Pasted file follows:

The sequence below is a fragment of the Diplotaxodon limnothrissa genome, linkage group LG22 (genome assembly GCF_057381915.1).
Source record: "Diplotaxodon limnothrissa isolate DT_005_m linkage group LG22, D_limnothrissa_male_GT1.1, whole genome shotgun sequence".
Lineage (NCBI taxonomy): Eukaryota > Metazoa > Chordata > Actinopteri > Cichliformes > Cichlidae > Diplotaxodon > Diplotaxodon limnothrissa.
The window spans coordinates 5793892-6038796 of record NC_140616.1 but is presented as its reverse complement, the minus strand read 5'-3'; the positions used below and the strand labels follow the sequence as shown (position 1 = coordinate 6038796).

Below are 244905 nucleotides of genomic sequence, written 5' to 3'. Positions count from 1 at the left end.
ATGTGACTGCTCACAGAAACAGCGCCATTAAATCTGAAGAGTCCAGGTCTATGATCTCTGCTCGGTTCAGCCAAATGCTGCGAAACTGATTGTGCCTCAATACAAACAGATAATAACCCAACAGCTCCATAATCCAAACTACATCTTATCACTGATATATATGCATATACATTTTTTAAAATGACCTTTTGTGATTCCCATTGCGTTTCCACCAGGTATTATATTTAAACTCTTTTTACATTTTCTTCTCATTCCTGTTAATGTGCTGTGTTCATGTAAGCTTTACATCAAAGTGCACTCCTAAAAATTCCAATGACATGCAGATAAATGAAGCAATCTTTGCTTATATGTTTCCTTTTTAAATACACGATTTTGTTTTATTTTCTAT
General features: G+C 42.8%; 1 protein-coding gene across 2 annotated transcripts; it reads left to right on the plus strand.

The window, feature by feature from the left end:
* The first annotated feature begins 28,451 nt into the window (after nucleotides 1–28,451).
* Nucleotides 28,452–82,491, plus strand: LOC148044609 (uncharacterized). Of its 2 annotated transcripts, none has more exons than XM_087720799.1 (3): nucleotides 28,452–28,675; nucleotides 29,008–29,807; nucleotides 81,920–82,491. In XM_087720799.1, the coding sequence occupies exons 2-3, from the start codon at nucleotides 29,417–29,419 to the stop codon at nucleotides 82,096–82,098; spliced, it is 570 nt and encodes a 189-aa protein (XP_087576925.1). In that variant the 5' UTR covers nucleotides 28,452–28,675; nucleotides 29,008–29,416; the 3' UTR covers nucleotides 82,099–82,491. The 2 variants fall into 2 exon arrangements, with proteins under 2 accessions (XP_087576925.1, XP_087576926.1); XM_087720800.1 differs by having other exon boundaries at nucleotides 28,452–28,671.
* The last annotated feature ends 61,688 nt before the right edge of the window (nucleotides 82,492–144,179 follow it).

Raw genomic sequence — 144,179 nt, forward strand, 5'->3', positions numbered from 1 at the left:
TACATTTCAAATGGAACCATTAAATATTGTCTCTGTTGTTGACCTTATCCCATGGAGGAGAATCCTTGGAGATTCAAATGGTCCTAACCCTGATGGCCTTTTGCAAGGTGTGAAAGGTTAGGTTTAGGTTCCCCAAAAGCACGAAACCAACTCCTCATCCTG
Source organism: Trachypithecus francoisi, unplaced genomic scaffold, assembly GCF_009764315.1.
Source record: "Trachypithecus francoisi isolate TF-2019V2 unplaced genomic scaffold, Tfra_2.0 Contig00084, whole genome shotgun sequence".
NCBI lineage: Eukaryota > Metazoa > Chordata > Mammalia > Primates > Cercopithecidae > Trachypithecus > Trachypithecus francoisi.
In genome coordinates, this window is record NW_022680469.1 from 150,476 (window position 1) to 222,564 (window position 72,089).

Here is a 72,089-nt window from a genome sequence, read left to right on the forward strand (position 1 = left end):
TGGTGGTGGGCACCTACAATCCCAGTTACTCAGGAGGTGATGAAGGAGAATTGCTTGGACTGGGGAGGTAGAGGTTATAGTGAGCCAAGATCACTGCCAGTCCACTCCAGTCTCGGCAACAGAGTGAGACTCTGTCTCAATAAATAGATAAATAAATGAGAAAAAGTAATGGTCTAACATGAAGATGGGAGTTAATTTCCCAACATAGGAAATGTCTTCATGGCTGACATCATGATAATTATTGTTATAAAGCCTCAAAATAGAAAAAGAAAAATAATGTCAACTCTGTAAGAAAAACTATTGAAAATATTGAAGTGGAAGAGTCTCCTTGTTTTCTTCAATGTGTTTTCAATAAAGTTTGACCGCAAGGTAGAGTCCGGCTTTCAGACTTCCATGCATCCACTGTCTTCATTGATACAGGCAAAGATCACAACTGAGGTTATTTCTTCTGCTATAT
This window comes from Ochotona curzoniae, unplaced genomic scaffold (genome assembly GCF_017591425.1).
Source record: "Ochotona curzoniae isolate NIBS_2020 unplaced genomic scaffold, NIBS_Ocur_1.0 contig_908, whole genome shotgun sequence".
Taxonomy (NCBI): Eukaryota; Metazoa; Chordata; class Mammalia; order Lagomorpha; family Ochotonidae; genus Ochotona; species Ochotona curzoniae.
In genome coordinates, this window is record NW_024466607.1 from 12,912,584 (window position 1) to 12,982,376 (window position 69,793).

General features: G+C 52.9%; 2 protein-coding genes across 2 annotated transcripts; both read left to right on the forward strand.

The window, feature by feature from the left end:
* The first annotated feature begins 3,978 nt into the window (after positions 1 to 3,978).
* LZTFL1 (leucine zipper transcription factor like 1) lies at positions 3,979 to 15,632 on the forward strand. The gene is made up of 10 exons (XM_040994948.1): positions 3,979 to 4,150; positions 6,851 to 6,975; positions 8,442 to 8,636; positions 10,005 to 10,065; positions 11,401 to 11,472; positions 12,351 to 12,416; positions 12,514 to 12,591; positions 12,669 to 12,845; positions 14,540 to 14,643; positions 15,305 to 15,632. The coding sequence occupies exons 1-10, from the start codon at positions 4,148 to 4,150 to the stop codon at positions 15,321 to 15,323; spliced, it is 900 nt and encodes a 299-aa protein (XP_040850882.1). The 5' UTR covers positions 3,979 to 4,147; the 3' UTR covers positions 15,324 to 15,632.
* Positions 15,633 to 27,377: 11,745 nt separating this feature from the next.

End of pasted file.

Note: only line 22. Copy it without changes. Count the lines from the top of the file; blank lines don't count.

Taxonomy (NCBI): Eukaryota; Metazoa; Chordata; class Mammalia; order Lagomorpha; family Ochotonidae; genus Ochotona; species Ochotona curzoniae.